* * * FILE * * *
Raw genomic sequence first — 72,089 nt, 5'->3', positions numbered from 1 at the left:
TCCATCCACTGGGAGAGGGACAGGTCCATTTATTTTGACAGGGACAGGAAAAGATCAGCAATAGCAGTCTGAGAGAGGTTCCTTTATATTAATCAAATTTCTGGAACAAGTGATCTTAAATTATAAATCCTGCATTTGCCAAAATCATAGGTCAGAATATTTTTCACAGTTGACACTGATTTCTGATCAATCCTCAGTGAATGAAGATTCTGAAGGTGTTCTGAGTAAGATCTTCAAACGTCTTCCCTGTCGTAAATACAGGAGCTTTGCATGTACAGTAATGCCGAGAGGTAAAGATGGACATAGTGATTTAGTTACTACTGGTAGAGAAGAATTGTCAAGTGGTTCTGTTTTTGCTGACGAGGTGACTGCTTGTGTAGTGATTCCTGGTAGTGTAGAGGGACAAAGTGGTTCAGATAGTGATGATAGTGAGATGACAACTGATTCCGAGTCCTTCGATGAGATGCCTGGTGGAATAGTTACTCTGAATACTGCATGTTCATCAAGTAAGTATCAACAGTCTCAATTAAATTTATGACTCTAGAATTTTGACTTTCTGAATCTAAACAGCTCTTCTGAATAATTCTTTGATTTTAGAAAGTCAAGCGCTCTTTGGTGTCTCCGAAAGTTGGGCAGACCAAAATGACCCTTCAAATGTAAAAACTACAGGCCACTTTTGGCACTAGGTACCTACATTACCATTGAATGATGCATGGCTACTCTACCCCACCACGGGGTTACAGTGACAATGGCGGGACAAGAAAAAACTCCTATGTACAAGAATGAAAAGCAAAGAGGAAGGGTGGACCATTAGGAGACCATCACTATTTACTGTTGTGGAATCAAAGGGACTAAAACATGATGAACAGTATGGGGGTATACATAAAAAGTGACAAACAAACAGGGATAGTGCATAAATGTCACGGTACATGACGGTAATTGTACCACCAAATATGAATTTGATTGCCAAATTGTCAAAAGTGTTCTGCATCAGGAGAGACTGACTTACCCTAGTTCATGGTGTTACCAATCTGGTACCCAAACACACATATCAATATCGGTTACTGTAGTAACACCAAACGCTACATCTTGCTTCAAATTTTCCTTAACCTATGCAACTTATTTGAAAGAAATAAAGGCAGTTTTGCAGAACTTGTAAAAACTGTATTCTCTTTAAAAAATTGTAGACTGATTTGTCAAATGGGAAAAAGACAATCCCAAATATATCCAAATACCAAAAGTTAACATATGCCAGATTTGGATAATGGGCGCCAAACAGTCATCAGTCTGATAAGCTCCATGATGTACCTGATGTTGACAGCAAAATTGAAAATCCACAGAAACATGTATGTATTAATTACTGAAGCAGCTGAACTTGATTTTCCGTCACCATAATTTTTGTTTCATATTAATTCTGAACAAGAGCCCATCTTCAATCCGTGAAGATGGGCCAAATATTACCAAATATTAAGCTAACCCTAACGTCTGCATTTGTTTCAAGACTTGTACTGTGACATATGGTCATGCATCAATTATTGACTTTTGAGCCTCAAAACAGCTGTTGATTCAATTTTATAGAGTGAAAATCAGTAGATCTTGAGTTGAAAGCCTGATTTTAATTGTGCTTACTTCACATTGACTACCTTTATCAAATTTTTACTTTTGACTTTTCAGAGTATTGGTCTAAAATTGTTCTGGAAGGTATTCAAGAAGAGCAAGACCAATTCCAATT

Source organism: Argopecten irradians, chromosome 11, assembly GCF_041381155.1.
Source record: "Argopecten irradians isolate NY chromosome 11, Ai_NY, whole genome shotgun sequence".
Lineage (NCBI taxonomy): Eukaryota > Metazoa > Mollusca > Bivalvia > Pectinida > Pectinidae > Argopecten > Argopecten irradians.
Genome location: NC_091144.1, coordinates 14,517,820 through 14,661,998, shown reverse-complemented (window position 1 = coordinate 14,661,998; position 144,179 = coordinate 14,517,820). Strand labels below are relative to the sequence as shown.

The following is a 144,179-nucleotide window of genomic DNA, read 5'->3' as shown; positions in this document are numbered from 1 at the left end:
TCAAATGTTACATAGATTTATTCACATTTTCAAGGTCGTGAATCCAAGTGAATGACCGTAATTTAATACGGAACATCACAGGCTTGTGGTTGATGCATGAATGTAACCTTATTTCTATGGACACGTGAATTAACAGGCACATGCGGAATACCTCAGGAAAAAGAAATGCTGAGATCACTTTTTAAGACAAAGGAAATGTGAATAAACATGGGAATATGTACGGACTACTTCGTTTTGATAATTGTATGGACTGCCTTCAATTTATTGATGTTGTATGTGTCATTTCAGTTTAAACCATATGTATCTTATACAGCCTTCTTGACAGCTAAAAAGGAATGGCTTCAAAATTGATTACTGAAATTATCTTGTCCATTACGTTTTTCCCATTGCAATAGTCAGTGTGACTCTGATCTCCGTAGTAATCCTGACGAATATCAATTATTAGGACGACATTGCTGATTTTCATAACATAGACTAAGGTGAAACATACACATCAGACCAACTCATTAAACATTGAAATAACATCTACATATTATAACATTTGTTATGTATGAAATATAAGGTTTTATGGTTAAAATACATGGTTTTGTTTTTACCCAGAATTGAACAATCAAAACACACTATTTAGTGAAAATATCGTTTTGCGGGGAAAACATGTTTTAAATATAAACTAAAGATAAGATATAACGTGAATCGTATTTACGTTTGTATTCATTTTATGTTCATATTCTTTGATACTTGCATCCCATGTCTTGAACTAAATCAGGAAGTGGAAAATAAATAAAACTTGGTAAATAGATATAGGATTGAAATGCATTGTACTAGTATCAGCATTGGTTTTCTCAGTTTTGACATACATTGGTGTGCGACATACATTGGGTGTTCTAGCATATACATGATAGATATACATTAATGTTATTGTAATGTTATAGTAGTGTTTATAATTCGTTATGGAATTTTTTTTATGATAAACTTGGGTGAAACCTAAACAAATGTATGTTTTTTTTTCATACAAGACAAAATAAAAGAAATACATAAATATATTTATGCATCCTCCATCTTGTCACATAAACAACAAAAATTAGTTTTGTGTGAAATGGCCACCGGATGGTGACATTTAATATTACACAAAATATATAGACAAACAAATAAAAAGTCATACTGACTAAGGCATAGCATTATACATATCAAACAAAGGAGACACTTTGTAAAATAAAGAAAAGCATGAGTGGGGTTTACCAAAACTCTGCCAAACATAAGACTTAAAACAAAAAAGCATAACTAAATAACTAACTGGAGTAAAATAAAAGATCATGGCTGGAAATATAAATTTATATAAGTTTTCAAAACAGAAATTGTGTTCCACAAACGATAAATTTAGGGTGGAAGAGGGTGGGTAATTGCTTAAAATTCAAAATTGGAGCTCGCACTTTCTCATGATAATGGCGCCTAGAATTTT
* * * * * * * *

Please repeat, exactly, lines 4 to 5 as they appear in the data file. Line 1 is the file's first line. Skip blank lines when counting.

Source record: "Argopecten irradians isolate NY chromosome 11, Ai_NY, whole genome shotgun sequence".
Lineage (NCBI taxonomy): Eukaryota > Metazoa > Mollusca > Bivalvia > Pectinida > Pectinidae > Argopecten > Argopecten irradians.